(Markets Edition) One key issue to be looking at as Republicans try to overhaul our tax system: the expiration date of some these changes. Economist Diane Swonk joined us to discuss why it could be a problem if some of these potential tax cuts are just temporary. Afterwards, we'll talk with Phillip Swagel, a former Treasury Department official in the George W. Bush administration, about what Jerome Powell's potential nomination as Fed chair could mean for monetary policy. And finally, we'll look at the $1.2 billion Venezuela owes to creditors, which it could risk defaulting on.
(U.S. Edition) The House GOP is planning on releasing its tax bill soon, and in the plan we'll finally learn more about tax brackets and tax rates. But there's another part of the tax code that's currently very important to many low- and middle-income households: payroll taxes, also known FICA. On today's show, we'll look at what these taxes are and why economists say employers are passing on the costs of this tax to employees in the form of lower wages. Afterwards, we'll look at how the current Fed chair frontrunner, Jerome Powell, might approach future policy. Plus: A conversation with Julie Smolyansky, CEO of Lifeway Foods and an outspoken champion for survivors of sexual assault, about how our culture needs to change.
(Global Edition) From the BBC World Service … On podcasts, billboards and your social media pages, advertisements for meal-kit delivery businesses are nearly inescapable. Today, Berlin-based HelloFresh begins trading in Germany, but will investors gobble up shares after witnessing U.S. rival Blue Apron’s four-month struggle? Afterwards, the CEO of London’s biggest-listed gold miner, Randgold Resources, explains whether he sees the price of the precious metal letting up on the accelerator anytime soon. Then, the Bank of England is set to raise interest rates for the first time in a decade. A founding member of its monetary policy committee explains how much central banking has changed since she was in charge … and how much of an influence the U.S. Federal Reserve’s decision making has in Britain.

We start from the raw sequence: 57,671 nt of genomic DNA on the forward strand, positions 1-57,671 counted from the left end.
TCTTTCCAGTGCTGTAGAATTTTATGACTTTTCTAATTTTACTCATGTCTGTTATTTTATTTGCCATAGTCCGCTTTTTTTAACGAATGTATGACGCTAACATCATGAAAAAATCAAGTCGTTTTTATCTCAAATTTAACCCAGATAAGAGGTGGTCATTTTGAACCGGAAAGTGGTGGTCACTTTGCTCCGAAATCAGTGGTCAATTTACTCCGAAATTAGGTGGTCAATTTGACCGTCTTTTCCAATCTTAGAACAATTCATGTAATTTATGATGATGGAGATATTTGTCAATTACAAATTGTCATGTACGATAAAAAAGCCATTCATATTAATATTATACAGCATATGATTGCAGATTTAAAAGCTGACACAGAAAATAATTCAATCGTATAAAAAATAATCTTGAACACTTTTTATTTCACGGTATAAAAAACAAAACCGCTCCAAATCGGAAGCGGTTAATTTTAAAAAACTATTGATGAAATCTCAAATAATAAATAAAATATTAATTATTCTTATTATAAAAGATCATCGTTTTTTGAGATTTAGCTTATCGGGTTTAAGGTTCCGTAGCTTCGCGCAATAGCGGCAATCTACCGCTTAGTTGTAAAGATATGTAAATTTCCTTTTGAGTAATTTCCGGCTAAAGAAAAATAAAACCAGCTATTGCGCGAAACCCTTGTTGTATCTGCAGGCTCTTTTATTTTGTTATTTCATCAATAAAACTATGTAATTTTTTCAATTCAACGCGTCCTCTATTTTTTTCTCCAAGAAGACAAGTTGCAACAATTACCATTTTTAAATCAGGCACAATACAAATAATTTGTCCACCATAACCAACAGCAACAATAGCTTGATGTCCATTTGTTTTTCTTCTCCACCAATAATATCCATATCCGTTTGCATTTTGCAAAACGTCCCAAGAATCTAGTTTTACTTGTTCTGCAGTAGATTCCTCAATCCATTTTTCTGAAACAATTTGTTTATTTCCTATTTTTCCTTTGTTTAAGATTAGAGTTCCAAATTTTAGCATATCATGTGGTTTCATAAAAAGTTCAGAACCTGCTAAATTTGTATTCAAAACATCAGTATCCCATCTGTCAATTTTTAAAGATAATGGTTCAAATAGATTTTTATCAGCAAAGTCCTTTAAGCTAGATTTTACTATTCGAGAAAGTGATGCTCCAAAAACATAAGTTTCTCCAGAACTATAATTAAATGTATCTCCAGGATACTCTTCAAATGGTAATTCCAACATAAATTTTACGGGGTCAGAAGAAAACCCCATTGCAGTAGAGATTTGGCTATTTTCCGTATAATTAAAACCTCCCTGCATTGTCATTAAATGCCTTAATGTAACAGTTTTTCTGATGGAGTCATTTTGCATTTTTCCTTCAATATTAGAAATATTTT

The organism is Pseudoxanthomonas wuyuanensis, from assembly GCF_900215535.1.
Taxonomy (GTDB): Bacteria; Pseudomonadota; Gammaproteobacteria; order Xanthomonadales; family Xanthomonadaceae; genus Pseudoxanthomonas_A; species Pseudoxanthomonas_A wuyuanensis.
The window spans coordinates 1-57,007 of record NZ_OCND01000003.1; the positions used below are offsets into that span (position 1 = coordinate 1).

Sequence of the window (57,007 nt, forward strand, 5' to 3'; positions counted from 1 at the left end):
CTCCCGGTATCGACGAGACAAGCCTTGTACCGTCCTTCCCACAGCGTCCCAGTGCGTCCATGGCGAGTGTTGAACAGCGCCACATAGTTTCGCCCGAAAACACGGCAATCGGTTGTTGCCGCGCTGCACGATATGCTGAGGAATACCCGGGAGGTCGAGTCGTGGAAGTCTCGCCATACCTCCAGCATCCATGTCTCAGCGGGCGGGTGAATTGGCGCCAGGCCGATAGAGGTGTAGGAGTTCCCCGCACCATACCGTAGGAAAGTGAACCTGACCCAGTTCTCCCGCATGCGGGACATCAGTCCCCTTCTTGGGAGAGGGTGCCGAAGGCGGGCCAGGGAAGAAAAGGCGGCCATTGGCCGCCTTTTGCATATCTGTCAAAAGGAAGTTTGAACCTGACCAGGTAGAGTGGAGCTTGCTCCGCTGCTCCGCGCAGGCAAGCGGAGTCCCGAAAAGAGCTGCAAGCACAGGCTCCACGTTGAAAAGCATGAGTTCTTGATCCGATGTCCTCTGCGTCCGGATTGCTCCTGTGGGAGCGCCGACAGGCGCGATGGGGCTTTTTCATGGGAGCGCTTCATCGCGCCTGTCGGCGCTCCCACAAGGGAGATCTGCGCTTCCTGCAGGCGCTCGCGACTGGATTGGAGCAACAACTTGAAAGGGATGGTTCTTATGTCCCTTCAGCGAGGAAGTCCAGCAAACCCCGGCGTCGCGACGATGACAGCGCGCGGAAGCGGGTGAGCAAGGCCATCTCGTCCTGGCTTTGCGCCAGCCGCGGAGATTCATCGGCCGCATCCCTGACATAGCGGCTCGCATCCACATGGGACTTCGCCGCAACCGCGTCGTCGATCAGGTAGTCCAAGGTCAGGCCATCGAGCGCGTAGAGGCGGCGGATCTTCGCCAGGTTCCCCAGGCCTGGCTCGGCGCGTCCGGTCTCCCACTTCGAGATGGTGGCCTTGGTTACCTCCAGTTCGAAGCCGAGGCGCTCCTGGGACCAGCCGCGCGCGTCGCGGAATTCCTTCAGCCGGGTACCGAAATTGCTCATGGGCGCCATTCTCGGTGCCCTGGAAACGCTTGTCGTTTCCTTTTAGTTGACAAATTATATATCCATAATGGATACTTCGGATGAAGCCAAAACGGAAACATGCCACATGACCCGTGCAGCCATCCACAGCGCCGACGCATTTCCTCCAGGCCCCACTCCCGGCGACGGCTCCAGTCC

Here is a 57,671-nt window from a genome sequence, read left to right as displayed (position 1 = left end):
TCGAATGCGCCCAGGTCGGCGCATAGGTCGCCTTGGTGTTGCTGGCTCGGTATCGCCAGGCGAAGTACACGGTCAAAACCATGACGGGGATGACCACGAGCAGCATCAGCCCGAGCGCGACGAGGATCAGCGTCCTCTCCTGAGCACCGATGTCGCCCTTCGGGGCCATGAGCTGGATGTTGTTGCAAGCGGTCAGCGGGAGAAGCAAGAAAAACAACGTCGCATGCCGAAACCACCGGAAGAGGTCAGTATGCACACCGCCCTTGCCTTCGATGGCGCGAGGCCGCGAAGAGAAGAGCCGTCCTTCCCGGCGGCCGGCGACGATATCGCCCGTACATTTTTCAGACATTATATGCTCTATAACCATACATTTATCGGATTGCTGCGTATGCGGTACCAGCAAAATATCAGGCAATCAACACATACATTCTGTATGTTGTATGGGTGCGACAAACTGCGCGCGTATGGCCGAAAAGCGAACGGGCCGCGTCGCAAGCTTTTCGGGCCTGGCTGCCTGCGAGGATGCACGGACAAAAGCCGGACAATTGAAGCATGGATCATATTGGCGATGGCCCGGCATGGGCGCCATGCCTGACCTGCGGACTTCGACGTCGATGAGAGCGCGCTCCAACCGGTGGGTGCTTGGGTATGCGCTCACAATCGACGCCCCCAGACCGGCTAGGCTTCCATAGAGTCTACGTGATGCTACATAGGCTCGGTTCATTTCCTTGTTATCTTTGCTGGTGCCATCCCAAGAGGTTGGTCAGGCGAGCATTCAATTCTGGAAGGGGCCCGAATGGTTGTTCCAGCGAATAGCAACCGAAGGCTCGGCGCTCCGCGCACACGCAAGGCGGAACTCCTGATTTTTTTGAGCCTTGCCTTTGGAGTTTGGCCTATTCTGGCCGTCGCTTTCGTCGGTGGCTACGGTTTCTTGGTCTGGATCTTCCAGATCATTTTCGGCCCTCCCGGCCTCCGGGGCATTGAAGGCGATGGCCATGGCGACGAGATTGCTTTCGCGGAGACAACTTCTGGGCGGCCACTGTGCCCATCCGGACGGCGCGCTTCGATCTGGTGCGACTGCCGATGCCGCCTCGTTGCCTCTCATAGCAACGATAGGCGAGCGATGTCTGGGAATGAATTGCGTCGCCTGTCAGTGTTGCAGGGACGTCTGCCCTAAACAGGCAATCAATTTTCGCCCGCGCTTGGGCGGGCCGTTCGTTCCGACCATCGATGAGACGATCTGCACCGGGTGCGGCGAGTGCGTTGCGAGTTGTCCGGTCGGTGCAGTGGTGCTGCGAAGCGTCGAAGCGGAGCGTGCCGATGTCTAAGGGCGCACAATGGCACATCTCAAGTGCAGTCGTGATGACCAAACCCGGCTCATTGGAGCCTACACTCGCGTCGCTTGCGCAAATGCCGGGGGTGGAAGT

(Markets Edition) As you may have already heard, the GOP tax plan may cap the annual amount you can contribute to your 401(k). And that'll mean Republicans could start pushing for the expansion of Roth IRAs, where you opt to be taxed now, not later. Marketplace contributor Chris Farrell stopped by to explain the flaws in our current retirement-savings system, and why these new changes could just end up making things worse. Afterwards, we'll look at the blurry ways of classifying Google, Twitter and Facebook. Should they be considered newspapers, publishers, or just platforms for information? And finally, we'll discuss Facebook's (very successful) business model, and the value of its return on investment for advertisers.
(U.S. Edition) Republicans are delaying the release of their proposed tax bill today, but are expected to unveil it tomorrow. One part of the measure could include a "millionaire's tax," which may just be a way to make the bill more marketable to the uber wealthy — we'll explain why. Afterwards, we'll discuss the background of the suspect involved in yesterday's New York truck attack, which left eight people dead and 11 injured. Plus: Patrick Foulis, the New York bureau chief for The Economist, stopped by to discuss whether the $100 billion Saudi Aramco IPO will actually happen.
(Global Edition) From the BBC World Service … Malaysian officials are probing a data breach impacting 46 million mobile subscribers – that’s more people than the population of the entire country. Afterwards, global commodities from cobalt to zinc are seeing a broad rally. What’s behind the grind higher and can you expect to see steeper prices on consumer goods like electric car batteries and gold products? Then, we’ll take you to Iceland where an avalanche of visitors have descended upon the country. While tourism dollars have benefits, the sudden influx is putting a strain on some locals.